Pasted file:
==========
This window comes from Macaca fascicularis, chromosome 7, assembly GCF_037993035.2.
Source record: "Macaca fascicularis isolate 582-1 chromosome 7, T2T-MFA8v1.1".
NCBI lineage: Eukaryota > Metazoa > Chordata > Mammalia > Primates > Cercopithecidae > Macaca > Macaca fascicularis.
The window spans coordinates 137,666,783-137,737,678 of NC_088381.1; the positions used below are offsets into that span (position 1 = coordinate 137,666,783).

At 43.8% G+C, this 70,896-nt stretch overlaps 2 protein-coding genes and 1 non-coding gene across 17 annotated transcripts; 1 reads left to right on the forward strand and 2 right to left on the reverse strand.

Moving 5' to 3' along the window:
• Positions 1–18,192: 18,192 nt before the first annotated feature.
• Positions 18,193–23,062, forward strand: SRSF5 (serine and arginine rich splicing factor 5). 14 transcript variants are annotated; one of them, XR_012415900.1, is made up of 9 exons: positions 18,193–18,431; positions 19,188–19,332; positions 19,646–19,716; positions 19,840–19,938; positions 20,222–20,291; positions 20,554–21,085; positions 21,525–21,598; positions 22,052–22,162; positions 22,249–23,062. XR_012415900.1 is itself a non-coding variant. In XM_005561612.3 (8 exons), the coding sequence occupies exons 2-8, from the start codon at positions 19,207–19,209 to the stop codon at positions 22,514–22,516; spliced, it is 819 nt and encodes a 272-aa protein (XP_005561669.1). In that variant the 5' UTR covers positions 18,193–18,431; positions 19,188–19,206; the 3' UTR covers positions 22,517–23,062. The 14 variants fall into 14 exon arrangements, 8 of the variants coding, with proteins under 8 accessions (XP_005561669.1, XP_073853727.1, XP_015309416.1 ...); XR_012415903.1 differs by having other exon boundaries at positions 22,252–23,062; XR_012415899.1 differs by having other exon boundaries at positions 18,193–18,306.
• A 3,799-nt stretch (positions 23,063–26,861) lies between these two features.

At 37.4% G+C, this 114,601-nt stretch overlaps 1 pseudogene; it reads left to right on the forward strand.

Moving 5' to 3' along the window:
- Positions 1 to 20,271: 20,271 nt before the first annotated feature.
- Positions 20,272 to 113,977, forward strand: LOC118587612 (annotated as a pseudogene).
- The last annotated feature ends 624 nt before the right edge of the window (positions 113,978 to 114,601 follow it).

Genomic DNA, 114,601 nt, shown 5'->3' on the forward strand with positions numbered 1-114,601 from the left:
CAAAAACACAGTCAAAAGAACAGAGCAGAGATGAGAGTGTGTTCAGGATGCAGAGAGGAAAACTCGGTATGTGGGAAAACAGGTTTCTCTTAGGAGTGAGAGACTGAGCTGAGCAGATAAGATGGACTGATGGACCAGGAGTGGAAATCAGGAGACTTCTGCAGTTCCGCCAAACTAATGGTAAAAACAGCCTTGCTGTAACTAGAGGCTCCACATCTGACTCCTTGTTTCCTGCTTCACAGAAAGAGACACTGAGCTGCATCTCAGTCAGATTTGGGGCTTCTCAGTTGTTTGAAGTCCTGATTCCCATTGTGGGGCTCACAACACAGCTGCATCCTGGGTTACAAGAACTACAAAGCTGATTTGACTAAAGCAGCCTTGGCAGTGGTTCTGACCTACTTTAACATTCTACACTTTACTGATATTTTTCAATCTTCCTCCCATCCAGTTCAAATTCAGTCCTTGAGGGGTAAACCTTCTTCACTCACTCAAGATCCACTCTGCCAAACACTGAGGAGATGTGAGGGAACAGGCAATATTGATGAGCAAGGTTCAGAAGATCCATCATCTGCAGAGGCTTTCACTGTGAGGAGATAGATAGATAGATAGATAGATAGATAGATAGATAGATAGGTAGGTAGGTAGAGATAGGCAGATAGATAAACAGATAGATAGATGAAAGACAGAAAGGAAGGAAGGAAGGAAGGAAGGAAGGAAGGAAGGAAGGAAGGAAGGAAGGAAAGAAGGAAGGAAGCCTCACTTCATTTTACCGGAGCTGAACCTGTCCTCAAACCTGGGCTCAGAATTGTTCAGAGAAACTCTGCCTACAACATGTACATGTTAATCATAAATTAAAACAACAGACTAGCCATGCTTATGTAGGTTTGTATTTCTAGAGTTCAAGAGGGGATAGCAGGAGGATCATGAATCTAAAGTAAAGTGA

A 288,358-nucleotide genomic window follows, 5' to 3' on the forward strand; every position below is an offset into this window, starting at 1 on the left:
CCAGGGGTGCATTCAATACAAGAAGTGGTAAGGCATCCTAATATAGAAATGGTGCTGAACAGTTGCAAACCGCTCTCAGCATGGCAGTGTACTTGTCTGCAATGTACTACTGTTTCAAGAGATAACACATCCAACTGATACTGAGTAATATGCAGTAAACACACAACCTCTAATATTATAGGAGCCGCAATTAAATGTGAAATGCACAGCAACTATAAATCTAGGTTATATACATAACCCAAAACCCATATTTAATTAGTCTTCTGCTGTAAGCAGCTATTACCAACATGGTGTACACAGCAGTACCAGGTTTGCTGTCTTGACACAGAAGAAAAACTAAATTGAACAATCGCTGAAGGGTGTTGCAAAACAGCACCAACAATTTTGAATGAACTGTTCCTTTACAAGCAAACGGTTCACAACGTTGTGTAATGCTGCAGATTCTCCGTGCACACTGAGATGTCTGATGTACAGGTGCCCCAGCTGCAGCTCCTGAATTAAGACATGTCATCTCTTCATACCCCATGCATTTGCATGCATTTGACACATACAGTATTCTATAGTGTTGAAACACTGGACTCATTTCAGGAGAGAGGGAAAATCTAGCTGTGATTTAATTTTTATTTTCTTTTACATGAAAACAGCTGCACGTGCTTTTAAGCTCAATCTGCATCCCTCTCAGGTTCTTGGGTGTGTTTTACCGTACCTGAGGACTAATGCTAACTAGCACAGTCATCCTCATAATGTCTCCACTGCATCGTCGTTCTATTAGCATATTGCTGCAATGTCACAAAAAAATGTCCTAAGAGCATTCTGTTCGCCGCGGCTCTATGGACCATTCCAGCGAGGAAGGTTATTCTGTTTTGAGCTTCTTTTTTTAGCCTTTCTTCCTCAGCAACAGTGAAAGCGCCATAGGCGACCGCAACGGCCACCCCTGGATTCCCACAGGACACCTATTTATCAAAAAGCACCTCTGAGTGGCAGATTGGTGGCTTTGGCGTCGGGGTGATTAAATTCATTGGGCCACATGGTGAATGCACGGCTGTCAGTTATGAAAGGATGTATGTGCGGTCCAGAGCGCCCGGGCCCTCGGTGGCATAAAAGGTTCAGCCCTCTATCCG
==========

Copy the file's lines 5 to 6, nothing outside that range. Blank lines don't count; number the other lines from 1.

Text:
At 43.8% G+C, this 70,896-nt stretch overlaps 2 protein-coding genes and 1 non-coding gene across 17 annotated transcripts; 1 reads left to right on the forward strand and 2 right to left on the reverse strand.

Moving 5' to 3' along the window: